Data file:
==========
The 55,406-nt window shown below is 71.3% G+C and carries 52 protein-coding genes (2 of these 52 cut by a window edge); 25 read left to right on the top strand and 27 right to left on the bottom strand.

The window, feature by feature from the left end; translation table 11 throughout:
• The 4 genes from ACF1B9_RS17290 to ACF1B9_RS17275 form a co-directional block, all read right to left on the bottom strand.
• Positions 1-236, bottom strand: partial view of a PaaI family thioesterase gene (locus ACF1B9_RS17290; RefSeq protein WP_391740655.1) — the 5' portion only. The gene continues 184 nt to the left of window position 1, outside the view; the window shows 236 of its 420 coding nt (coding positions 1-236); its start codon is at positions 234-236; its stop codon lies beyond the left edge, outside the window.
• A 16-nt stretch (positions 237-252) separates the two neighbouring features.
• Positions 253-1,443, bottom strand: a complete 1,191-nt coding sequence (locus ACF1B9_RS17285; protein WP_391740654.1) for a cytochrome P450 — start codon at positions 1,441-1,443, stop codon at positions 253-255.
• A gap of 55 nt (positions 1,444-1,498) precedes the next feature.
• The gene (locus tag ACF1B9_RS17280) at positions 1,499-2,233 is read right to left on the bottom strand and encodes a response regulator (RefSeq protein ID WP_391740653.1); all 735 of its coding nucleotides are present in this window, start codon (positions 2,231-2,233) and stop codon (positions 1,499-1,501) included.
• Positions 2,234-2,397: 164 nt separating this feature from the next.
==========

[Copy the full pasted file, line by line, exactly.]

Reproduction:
The 55,406-nt window shown below is 71.3% G+C and carries 52 protein-coding genes (2 of these 52 cut by a window edge); 25 read left to right on the top strand and 27 right to left on the bottom strand.

The window, feature by feature from the left end; translation table 11 throughout:
• The 4 genes from ACF1B9_RS17290 to ACF1B9_RS17275 form a co-directional block, all read right to left on the bottom strand.
• Positions 1-236, bottom strand: partial view of a PaaI family thioesterase gene (locus ACF1B9_RS17290; RefSeq protein WP_391740655.1) — the 5' portion only. The gene continues 184 nt to the left of window position 1, outside the view; the window shows 236 of its 420 coding nt (coding positions 1-236); its start codon is at positions 234-236; its stop codon lies beyond the left edge, outside the window.
• A 16-nt stretch (positions 237-252) separates the two neighbouring features.
• Positions 253-1,443, bottom strand: a complete 1,191-nt coding sequence (locus ACF1B9_RS17285; protein WP_391740654.1) for a cytochrome P450 — start codon at positions 1,441-1,443, stop codon at positions 253-255.
• A gap of 55 nt (positions 1,444-1,498) precedes the next feature.
• The gene (locus tag ACF1B9_RS17280) at positions 1,499-2,233 is read right to left on the bottom strand and encodes a response regulator (RefSeq protein ID WP_391740653.1); all 735 of its coding nucleotides are present in this window, start codon (positions 2,231-2,233) and stop codon (positions 1,499-1,501) included.
• Positions 2,234-2,397: 164 nt separating this feature from the next.